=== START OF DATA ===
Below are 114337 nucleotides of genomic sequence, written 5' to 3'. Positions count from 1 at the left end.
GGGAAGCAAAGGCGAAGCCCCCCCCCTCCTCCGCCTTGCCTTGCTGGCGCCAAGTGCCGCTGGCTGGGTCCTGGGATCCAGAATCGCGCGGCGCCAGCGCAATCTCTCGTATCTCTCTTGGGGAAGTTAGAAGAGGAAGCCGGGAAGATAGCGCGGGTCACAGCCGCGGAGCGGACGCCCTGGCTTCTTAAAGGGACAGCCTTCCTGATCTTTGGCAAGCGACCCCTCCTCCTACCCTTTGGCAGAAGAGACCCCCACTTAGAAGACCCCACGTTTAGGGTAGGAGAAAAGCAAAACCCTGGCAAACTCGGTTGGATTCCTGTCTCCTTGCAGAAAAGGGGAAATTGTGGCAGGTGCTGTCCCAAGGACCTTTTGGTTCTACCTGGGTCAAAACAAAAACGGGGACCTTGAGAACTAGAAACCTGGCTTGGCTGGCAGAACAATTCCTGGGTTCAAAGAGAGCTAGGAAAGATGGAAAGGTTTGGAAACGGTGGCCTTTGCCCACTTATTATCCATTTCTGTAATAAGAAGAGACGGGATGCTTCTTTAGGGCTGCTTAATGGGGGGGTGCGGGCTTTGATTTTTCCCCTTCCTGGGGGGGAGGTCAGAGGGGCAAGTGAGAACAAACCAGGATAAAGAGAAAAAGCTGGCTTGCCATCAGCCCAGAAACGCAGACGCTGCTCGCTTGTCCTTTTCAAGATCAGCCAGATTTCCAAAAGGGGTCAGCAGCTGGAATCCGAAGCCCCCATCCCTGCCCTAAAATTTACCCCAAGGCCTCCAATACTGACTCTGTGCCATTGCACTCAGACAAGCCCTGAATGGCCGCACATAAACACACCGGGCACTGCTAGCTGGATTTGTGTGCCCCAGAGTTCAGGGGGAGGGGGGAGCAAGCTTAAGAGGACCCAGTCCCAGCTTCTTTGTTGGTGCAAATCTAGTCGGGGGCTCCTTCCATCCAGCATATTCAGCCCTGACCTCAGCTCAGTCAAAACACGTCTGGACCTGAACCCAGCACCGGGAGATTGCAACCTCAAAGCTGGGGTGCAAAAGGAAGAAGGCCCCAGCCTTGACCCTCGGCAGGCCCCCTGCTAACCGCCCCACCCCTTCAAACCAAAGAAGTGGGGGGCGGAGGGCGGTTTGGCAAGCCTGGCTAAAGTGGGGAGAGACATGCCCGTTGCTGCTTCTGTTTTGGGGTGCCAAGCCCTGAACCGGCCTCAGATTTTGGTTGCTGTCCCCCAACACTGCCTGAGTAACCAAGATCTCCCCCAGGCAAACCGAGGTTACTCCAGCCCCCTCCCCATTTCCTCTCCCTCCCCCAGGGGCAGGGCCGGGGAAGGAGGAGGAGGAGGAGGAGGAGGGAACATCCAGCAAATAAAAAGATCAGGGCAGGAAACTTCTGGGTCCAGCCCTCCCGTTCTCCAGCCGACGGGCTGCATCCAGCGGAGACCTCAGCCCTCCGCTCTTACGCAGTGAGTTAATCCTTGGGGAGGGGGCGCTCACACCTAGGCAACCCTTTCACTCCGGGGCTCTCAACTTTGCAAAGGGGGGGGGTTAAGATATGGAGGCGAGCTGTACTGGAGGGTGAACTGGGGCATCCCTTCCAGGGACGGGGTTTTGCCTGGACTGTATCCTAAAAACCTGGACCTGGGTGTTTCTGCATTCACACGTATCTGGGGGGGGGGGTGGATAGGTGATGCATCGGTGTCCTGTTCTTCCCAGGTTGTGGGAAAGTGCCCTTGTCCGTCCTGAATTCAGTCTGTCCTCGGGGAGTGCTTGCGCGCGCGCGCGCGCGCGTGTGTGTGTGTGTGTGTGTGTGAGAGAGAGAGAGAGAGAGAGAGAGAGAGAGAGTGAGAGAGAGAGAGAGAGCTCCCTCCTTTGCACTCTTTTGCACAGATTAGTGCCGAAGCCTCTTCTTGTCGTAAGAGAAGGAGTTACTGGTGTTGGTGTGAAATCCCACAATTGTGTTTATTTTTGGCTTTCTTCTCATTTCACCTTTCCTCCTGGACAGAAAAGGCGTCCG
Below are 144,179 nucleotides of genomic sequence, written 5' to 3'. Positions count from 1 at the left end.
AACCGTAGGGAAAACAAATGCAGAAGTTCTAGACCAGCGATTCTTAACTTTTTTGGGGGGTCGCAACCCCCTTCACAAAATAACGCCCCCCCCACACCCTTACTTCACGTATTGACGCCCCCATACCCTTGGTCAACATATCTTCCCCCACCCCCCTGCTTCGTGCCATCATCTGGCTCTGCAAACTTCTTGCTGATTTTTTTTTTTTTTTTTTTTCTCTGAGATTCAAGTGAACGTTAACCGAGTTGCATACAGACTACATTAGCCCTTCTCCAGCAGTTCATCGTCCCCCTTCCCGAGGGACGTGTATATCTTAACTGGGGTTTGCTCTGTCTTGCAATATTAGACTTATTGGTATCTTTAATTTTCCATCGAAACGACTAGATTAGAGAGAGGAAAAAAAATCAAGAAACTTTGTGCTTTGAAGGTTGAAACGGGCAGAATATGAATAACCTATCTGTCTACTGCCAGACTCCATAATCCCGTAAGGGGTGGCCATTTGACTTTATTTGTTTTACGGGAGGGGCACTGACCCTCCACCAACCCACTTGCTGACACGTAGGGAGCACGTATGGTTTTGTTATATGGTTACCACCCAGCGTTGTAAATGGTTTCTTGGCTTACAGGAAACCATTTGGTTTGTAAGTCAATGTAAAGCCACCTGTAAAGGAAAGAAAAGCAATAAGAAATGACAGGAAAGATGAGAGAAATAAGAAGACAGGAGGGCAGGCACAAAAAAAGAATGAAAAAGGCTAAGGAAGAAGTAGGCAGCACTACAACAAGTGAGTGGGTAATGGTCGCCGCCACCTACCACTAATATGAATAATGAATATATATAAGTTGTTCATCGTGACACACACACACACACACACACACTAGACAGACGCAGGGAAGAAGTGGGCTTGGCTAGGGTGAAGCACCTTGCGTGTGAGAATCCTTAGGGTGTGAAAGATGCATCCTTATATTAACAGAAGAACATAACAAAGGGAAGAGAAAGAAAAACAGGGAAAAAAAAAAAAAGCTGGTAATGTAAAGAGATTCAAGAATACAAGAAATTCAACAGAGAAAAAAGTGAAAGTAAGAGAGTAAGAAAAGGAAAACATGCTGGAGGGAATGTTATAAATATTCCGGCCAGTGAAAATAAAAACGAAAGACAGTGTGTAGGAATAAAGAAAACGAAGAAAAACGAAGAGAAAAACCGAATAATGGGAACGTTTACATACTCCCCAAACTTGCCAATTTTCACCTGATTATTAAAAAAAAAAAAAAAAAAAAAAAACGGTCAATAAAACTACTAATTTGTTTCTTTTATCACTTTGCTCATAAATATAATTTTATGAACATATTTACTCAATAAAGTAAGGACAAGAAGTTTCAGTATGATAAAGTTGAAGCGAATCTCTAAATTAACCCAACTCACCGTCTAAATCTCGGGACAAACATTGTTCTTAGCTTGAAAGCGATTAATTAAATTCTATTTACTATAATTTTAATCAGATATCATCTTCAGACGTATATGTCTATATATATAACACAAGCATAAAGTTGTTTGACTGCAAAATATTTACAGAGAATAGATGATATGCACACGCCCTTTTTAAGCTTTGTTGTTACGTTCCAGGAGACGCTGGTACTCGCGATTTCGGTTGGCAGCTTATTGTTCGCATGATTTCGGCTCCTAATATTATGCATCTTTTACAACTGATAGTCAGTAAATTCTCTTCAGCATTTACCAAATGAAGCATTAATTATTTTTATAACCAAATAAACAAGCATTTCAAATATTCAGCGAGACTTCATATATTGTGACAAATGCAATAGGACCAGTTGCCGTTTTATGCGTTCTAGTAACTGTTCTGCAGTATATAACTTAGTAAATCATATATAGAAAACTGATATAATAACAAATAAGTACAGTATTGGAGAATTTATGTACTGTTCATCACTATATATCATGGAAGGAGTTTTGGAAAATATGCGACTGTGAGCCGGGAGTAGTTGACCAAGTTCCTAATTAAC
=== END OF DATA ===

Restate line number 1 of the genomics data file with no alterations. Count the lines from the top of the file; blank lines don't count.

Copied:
Below are 114337 nucleotides of genomic sequence, written 5' to 3'. Positions count from 1 at the left end.